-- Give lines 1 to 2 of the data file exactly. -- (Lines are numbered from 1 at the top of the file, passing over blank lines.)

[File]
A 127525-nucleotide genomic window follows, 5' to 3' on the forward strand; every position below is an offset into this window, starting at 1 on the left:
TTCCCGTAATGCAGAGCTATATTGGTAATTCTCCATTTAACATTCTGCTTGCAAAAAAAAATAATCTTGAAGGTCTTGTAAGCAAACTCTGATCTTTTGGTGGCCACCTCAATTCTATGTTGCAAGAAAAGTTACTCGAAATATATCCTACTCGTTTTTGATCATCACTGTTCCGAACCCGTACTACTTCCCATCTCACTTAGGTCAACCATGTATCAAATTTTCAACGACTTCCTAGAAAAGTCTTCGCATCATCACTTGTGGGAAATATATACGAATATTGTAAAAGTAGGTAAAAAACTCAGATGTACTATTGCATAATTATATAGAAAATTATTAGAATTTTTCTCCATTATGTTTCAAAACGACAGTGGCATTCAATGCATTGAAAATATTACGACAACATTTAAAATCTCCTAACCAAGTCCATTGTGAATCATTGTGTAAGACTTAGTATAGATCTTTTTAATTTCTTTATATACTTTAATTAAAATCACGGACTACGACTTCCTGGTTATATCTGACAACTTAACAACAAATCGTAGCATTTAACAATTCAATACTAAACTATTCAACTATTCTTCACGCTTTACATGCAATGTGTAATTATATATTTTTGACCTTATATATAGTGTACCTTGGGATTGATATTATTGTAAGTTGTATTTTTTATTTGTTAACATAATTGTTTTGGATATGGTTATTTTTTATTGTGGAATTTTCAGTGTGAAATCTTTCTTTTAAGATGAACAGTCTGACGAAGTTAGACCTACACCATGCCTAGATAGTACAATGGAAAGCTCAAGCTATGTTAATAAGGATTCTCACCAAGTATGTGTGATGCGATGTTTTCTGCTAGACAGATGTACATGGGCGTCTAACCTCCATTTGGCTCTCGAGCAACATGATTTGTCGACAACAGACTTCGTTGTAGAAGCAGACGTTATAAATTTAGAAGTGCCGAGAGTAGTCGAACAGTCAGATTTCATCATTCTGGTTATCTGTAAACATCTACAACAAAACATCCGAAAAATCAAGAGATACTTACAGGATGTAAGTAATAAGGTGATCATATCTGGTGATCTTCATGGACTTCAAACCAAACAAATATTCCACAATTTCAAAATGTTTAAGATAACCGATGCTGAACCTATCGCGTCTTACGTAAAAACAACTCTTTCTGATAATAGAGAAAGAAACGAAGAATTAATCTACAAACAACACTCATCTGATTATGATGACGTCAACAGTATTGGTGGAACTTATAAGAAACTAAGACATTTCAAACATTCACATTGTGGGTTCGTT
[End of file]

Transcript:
A 127525-nucleotide genomic window follows, 5' to 3' on the forward strand; every position below is an offset into this window, starting at 1 on the left:
TTCCCGTAATGCAGAGCTATATTGGTAATTCTCCATTTAACATTCTGCTTGCAAAAAAAAATAATCTTGAAGGTCTTGTAAGCAAACTCTGATCTTTTGGTGGCCACCTCAATTCTATGTTGCAAGAAAAGTTACTCGAAATATATCCTACTCGTTTTTGATCATCACTGTTCCGAACCCGTACTACTTCCCATCTCACTTAGGTCAACCATGTATCAAATTTTCAACGACTTCCTAGAAAAGTCTTCGCATCATCACTTGTGGGAAATATATACGAATATTGTAAAAGTAGGTAAAAAACTCAGATGTACTATTGCATAATTATATAGAAAATTATTAGAATTTTTCTCCATTATGTTTCAAAACGACAGTGGCATTCAATGCATTGAAAATATTACGACAACATTTAAAATCTCCTAACCAAGTCCATTGTGAATCATTGTGTAAGACTTAGTATAGATCTTTTTAATTTCTTTATATACTTTAATTAAAATCACGGACTACGACTTCCTGGTTATATCTGACAACTTAACAACAAATCGTAGCATTTAACAATTCAATACTAAACTATTCAACTATTCTTCACGCTTTACATGCAATGTGTAATTATATATTTTTGACCTTATATATAGTGTACCTTGGGATTGATATTATTGTAAGTTGTATTTTTTATTTGTTAACATAATTGTTTTGGATATGGTTATTTTTTATTGTGGAATTTTCAGTGTGAAATCTTTCTTTTAAGATGAACAGTCTGACGAAGTTAGACCTACACCATGCCTAGATAGTACAATGGAAAGCTCAAGCTATGTTAATAAGGATTCTCACCAAGTATGTGTGATGCGATGTTTTCTGCTAGACAGATGTACATGGGCGTCTAACCTCCATTTGGCTCTCGAGCAACATGATTTGTCGACAACAGACTTCGTTGTAGAAGCAGACGTTATAAATTTAGAAGTGCCGAGAGTAGTCGAACAGTCAGATTTCATCATTCTGGTTATCTGTAAACATCTACAACAAAACATCCGAAAAATCAAGAGATACTTACAGGATGTAAGTAATAAGGTGATCATATCTGGTGATCTTCATGGACTTCAAACCAAACAAATATTCCACAATTTCAAAATGTTTAAGATAACCGATGCTGAACCTATCGCGTCTTACGTAAAAACAACTCTTTCTGATAATAGAGAAAGAAACGAAGAATTAATCTACAAACAACACTCATCTGATTATGATGACGTCAACAGTATTGGTGGAACTTATAAGAAACTAAGACATTTCAAACATTCACATTGTGGGTTCGTT